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The Name

Matthew Warnock is right on target (Letters, IUP Magazine, Summer, 2006) when he describes the difficulty of explaining to people “what in the world Indiana University of Pennsylvania is.” I’ve had the same experience for more than thirty years. The need to select a new nickname makes this the perfect time to change the name of the institution. The University of Western Pennsylvania or a variant makes sense, as do other regional names, such as the University of the Alleghenies or Conemaugh University. Deciding on an appropriate nickname for any one of these would be a cinch. I look to our senior administrators to take a leadership position on this issue.

—Michael Bezilla ’72
Lemont, Pa.

The Nickname

Regarding the use of “Native Born American” symbols, names, mascots, etc.: I was born and raised in the town of Indian(a), Indian(a) County, Pennsylvania.  Graduated from Indian(a) High School and we were the “Little Indians” as opposed to the “Big Indians” at Indian(a) State Teachers College (now Indian(a) University of Pennsylvania). For decades the mascots at both schools have been Indians—oops!—Native Born Americans, complete with buckskins, tomahawks, feathers, and tom-toms and a source of great pride to the schools and to the community of Indian(a) and the County of Indian(a).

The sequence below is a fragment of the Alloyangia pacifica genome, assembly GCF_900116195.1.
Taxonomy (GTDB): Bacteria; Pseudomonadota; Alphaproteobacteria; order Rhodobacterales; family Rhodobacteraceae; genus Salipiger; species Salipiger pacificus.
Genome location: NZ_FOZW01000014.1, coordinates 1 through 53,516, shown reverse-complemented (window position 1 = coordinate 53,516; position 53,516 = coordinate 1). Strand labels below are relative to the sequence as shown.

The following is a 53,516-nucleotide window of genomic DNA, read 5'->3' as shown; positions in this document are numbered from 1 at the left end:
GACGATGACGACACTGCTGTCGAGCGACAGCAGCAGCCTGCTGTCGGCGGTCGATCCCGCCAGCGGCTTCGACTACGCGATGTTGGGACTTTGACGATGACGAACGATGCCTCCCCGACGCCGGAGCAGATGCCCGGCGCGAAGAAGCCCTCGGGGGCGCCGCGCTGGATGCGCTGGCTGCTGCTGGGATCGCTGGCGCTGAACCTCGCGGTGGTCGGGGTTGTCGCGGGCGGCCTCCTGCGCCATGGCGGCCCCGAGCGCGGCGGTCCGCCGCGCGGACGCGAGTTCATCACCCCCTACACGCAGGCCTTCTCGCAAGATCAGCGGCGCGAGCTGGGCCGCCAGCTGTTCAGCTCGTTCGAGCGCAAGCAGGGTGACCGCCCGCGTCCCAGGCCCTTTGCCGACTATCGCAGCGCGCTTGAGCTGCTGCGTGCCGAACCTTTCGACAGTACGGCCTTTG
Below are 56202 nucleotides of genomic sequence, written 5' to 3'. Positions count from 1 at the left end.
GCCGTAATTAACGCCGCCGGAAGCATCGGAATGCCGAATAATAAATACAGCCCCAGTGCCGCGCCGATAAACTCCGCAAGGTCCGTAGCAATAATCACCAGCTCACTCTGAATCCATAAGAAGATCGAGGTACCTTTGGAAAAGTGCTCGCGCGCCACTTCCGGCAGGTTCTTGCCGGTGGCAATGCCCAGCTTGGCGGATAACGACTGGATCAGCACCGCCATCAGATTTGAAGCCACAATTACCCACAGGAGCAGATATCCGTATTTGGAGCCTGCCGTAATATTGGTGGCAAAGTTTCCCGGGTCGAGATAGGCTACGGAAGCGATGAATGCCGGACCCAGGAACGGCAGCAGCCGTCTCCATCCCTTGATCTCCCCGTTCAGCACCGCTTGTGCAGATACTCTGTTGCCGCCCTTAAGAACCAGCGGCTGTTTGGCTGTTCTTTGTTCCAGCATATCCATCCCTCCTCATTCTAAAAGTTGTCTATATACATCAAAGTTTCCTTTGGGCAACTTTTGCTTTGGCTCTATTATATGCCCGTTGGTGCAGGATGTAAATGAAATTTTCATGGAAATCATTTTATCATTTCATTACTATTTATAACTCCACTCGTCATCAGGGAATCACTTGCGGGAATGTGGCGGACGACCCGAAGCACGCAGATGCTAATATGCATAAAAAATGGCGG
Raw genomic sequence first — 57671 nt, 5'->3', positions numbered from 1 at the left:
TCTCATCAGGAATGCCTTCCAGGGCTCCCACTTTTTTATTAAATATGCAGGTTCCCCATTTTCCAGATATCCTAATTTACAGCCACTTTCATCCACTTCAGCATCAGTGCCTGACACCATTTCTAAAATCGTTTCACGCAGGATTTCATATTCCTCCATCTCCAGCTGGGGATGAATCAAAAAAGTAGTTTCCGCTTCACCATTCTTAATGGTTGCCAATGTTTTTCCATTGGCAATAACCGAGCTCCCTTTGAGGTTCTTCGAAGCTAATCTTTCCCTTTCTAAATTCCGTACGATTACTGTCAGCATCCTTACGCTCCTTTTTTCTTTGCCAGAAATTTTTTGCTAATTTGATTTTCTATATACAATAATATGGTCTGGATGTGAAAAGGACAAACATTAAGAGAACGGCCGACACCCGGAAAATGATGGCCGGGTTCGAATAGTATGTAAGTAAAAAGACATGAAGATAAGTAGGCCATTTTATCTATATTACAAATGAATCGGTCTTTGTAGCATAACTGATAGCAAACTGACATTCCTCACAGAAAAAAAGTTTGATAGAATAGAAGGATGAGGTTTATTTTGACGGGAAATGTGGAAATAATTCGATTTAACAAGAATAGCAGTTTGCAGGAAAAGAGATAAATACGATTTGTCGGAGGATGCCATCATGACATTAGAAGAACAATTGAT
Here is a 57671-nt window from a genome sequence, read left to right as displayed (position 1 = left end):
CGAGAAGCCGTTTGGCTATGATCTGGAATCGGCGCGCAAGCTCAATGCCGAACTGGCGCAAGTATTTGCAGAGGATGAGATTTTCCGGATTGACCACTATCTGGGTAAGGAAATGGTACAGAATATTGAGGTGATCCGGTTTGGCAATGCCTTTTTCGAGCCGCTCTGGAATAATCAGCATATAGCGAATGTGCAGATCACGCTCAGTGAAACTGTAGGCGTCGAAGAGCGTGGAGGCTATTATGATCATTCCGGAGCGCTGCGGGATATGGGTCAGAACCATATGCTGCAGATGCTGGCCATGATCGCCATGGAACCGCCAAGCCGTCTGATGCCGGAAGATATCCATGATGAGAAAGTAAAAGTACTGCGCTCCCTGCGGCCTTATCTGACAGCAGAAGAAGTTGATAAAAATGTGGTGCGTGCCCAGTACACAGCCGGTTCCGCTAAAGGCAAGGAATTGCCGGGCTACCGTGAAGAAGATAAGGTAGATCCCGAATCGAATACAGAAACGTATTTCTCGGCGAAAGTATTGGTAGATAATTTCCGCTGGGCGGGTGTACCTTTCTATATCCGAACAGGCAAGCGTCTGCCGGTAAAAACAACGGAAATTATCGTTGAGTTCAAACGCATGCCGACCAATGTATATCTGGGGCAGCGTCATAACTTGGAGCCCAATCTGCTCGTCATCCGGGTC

Local history tells us all of the above came about to “commemorate the early prevalence of the American Indian.” Please tell me how we have denigrated these people.

Perhaps the NCAA would also have us change the name of the city, the county, and the schools so that “INDIAN” appears nowhere.

Hey, NCAA!  Drop the politics and concentrate on the real abuses in Collegiate Athletics.

—August (Pete) McKee ’49
Nashville, Tenn.